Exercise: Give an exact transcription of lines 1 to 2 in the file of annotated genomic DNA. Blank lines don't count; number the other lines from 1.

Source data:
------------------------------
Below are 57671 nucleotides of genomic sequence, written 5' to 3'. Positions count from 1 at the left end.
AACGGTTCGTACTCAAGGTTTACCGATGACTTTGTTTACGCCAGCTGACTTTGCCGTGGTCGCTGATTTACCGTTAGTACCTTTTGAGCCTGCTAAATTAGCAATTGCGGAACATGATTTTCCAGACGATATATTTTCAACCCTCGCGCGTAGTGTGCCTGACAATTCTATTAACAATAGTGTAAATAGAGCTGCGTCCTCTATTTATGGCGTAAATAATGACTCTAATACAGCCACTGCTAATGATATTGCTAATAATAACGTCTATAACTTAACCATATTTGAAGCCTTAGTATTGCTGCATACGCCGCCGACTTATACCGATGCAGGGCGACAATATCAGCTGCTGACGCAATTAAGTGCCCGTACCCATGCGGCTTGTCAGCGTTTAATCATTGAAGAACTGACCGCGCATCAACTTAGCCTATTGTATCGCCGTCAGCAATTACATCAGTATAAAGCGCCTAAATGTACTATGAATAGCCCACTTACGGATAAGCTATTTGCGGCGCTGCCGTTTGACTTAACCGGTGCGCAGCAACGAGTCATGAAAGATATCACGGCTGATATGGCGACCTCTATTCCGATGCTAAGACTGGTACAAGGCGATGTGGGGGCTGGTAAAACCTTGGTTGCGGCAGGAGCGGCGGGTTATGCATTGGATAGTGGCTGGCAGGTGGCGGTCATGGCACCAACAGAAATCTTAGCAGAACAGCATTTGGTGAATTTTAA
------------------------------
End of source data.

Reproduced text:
Below are 57671 nucleotides of genomic sequence, written 5' to 3'. Positions count from 1 at the left end.
AACGGTTCGTACTCAAGGTTTACCGATGACTTTGTTTACGCCAGCTGACTTTGCCGTGGTCGCTGATTTACCGTTAGTACCTTTTGAGCCTGCTAAATTAGCAATTGCGGAACATGATTTTCCAGACGATATATTTTCAACCCTCGCGCGTAGTGTGCCTGACAATTCTATTAACAATAGTGTAAATAGAGCTGCGTCCTCTATTTATGGCGTAAATAATGACTCTAATACAGCCACTGCTAATGATATTGCTAATAATAACGTCTATAACTTAACCATATTTGAAGCCTTAGTATTGCTGCATACGCCGCCGACTTATACCGATGCAGGGCGACAATATCAGCTGCTGACGCAATTAAGTGCCCGTACCCATGCGGCTTGTCAGCGTTTAATCATTGAAGAACTGACCGCGCATCAACTTAGCCTATTGTATCGCCGTCAGCAATTACATCAGTATAAAGCGCCTAAATGTACTATGAATAGCCCACTTACGGATAAGCTATTTGCGGCGCTGCCGTTTGACTTAACCGGTGCGCAGCAACGAGTCATGAAAGATATCACGGCTGATATGGCGACCTCTATTCCGATGCTAAGACTGGTACAAGGCGATGTGGGGGCTGGTAAAACCTTGGTTGCGGCAGGAGCGGCGGGTTATGCATTGGATAGTGGCTGGCAGGTGGCGGTCATGGCACCAACAGAAATCTTAGCAGAACAGCATTTGGTGAATTTTAA